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Online map-makers join the rescue effort after Typhoon Haiyan
After one of the most powerful typhoons ever recorded strikes the Philippines, hundreds of online volunteers join up to map damaged regions.
Necessity begets innovation. Only days after the Philippines was devastated by the category-five typhoon Haiyan, hundreds of volunteers have begun building out digitals maps of damaged areas. There efforts, the Atlantic reported, will likely save lives.
Haiyan was one of the most powerful typhoons ever recorded. So far, there have been at least 1,700 confirmed deaths from the storm. It is estimated that that number may climb above 10,000 in the coming weeks.
Haiyan caused storm surges of 13 feet and wind gusts of up to 230 mph, erasing roads and leveling buildings in its path. Using, OpenStreetMap—the “Wikipedia of maps,” as the Atlantic called it—more than 400 volunteers digitally traced this lost infrastructure in order to help rescue workers determine where houses and shops used to be.
Screenshot via MapBox, a site that provides directions for those looking to join the mapping effort.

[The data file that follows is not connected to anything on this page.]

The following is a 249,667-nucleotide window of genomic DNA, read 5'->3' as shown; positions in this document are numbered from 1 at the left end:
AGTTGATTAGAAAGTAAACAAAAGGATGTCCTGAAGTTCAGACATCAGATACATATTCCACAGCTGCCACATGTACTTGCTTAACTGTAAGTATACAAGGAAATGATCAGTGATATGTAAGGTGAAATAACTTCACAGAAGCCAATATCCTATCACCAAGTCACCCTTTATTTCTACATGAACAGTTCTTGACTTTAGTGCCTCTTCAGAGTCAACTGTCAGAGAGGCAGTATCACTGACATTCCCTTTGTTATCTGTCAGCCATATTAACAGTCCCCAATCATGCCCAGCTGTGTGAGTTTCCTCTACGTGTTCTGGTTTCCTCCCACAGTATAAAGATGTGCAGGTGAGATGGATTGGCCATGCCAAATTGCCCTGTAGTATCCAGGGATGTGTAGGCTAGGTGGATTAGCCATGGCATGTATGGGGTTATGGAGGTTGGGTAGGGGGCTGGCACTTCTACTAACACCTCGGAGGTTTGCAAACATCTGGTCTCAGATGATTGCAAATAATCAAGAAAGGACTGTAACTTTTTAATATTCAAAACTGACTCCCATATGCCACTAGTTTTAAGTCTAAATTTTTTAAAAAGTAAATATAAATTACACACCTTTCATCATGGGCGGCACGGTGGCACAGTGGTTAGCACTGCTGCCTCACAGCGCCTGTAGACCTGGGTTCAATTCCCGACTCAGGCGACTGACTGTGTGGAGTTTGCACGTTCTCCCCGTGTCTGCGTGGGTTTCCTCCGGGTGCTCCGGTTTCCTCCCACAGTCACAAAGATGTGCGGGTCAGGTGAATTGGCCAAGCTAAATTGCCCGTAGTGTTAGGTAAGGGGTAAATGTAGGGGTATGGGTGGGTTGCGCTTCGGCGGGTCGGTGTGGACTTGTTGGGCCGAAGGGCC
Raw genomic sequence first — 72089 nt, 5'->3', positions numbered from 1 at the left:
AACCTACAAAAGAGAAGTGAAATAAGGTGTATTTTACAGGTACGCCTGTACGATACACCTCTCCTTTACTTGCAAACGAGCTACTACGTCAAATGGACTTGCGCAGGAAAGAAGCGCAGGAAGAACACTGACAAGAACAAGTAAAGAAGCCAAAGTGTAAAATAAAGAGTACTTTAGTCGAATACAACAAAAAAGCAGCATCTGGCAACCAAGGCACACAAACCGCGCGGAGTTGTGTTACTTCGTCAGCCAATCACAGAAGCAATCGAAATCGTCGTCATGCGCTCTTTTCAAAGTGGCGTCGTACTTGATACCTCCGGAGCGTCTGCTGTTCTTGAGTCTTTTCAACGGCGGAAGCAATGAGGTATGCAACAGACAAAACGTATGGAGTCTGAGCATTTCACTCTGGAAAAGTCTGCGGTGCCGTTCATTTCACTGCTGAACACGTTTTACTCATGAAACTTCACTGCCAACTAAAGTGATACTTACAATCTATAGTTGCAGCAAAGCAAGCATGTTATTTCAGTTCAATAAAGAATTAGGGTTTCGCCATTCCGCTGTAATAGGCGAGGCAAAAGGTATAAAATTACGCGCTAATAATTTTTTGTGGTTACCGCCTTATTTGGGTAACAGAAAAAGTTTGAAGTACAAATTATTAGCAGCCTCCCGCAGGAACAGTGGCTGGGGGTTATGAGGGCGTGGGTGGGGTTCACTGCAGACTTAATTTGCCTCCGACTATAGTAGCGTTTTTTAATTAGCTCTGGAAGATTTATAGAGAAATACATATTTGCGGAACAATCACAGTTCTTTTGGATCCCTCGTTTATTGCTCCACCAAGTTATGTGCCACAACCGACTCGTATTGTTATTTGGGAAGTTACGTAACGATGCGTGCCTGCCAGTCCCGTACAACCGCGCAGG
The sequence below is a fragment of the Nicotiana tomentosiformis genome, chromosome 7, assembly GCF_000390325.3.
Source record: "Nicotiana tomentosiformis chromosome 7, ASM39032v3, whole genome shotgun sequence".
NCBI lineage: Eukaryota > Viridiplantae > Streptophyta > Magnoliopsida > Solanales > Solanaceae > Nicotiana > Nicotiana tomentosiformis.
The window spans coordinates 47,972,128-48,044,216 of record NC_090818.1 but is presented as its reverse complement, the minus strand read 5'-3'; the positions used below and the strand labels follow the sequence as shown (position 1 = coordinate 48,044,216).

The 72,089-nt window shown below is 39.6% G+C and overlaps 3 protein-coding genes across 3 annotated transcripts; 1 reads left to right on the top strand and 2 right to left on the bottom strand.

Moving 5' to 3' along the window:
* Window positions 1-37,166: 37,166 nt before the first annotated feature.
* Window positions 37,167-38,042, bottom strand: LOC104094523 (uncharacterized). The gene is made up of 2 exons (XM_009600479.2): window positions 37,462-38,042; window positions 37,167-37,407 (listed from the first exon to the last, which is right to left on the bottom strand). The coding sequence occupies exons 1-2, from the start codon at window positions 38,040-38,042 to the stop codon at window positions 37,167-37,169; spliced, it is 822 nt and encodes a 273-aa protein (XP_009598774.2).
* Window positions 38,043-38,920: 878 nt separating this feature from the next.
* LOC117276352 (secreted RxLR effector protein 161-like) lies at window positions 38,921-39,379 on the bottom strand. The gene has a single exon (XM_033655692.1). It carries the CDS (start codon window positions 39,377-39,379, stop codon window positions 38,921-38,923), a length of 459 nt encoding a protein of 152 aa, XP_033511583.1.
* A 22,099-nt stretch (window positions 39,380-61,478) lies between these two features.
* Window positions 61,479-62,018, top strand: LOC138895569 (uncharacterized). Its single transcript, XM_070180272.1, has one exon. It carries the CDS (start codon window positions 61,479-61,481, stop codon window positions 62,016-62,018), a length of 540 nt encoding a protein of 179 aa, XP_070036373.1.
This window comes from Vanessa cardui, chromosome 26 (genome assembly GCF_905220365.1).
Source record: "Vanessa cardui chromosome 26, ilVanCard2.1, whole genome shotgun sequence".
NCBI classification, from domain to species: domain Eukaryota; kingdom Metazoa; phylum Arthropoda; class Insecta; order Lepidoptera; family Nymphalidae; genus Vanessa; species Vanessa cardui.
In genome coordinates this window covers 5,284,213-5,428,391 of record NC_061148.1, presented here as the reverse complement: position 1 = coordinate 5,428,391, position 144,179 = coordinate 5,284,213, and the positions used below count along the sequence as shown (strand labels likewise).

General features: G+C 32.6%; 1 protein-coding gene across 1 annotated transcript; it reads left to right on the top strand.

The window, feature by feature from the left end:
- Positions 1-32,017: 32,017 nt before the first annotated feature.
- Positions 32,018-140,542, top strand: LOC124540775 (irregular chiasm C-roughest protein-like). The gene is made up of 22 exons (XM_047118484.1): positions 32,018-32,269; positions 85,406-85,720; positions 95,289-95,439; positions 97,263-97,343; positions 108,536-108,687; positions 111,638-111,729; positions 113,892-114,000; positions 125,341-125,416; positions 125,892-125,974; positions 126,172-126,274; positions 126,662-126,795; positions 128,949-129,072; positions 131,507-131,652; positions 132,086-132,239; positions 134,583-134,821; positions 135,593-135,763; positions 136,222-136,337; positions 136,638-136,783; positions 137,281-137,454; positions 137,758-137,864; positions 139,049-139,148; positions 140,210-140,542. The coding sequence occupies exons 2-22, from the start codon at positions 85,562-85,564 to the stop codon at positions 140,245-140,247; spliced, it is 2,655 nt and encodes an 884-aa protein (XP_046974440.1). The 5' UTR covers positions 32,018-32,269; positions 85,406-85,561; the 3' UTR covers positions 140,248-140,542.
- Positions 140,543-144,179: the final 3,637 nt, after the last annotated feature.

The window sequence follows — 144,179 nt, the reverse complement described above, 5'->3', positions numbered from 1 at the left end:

These “ghost buildings” tell rescuers on the ground where to search for survivors. In the past few days alone, volunteers have traced some 30,000 structures.
Many of these volunteers were correlated using Twitter by the Humanitarian OpenStreetMap Team. According to the team’s press release, it is working in close coordination with the American Red Cross to organize its map building efforts.
As the Atlantic pointed out, similar, more loosely focused efforts to use OpenStreetMap was deployed after the earthquake in Haiti in 2010. However, these most current efforts used Twitter and open source mapping to directly incorporate online volunteers with on-the-ground search parties.
Over the past decade, online humanitarian organization has been increasingly deployed in protests, charities, and now rescue operations. Its effectiveness has been questioned—often with good reason—along the way. But the recent embrace of OpenStreetMap by volunteers and institutions alike reflects the world’s growing willingness to embrace Internet technologies.
To join in the effort to map the Philippines, check out the tracing instructions at MapBox.
Photo via EU Humanitarian Aid and Civil Protection/Flickr
Joe Kloc is a former Daily Dot contributor who covered technology and policy. He's contributed to Newsweek and Mother Jones, discussed his reporting on air with WNYC, and written Weekly Reviews for Harper's Magazine.